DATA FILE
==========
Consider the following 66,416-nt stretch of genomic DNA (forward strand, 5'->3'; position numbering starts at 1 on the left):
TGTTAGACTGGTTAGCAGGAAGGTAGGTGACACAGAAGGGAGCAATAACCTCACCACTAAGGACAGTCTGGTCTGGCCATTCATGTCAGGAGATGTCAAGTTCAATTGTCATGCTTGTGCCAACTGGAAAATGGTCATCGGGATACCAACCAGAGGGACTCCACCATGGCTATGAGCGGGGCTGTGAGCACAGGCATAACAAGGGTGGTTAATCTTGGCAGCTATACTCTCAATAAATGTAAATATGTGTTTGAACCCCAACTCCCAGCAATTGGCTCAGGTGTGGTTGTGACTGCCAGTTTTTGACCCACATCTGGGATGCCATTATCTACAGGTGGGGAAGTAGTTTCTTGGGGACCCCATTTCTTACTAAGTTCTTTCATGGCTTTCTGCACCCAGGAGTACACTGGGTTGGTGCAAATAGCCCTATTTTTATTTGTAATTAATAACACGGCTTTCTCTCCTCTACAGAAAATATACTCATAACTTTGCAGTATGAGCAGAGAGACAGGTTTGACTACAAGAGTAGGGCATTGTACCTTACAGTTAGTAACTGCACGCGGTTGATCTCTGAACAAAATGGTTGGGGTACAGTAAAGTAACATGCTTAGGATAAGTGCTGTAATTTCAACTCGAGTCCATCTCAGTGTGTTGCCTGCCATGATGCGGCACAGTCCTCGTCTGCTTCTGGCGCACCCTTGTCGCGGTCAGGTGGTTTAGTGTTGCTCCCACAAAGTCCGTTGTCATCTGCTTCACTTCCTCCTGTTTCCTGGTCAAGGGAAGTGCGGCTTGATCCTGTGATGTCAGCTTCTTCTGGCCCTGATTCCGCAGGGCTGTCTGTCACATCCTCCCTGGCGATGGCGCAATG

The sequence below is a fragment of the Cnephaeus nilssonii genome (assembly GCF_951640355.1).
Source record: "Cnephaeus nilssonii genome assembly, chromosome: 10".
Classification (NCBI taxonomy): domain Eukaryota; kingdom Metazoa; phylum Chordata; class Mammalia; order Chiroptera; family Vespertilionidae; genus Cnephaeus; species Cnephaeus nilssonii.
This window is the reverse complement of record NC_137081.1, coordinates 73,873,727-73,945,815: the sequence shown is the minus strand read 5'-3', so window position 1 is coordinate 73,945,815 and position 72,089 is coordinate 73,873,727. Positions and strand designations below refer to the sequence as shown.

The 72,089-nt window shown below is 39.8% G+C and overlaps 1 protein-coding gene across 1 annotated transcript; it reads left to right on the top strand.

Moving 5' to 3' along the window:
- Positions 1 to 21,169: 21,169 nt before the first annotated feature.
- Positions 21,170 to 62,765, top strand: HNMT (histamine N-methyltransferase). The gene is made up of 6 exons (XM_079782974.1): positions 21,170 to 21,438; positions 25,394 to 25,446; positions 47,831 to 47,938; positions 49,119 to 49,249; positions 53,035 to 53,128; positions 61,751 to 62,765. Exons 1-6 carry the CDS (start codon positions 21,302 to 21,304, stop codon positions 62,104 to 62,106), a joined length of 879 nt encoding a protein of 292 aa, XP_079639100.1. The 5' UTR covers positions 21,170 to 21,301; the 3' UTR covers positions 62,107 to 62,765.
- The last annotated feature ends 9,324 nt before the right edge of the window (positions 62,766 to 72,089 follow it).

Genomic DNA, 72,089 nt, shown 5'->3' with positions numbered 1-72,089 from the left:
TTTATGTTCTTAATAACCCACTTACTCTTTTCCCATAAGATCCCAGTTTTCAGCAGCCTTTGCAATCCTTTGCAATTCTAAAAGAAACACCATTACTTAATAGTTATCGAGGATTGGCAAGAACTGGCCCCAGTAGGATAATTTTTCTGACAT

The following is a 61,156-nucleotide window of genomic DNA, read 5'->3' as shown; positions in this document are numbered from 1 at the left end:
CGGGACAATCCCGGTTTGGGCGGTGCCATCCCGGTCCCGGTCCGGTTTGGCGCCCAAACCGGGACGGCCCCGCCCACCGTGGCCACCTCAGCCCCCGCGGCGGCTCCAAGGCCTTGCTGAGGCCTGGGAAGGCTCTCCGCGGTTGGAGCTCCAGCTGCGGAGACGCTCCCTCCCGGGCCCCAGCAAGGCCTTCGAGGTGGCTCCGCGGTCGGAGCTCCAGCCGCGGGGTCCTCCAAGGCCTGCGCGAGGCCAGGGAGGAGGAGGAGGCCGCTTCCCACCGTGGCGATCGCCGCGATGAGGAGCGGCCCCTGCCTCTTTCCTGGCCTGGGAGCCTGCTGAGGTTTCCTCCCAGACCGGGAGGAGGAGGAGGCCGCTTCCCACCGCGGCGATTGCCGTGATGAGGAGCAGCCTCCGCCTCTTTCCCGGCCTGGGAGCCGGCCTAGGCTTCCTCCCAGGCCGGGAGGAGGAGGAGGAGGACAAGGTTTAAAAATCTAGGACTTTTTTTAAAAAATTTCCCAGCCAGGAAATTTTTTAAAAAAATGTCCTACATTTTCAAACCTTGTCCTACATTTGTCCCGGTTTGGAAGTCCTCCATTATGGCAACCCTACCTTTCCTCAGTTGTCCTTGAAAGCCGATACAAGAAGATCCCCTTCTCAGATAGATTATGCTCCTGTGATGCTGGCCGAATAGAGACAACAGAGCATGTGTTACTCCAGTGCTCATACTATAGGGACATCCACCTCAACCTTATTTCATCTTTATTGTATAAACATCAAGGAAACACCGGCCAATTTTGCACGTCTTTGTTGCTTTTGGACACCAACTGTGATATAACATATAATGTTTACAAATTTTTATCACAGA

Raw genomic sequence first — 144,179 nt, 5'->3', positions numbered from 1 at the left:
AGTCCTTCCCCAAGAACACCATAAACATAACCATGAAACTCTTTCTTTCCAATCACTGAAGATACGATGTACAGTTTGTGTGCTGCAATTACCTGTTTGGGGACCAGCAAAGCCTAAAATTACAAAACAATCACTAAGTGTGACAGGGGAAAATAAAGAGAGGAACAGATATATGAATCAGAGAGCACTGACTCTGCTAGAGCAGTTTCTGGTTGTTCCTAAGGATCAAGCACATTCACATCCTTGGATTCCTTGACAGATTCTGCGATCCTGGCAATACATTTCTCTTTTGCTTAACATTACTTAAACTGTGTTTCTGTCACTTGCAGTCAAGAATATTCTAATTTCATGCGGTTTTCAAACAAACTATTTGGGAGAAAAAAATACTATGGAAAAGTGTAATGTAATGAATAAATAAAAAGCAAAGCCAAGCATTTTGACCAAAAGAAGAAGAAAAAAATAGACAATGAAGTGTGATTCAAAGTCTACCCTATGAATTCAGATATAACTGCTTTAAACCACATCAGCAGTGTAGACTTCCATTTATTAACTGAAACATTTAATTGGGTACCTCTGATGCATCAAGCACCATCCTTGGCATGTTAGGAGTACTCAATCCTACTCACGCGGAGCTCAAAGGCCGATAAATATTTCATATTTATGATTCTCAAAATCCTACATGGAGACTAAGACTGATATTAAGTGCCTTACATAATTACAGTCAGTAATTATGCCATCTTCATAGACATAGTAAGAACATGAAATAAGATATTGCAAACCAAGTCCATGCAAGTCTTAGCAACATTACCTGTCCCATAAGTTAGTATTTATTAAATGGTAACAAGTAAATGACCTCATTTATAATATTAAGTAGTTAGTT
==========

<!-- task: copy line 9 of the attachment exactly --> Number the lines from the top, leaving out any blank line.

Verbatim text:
- Positions 1 to 21,169: 21,169 nt before the first annotated feature.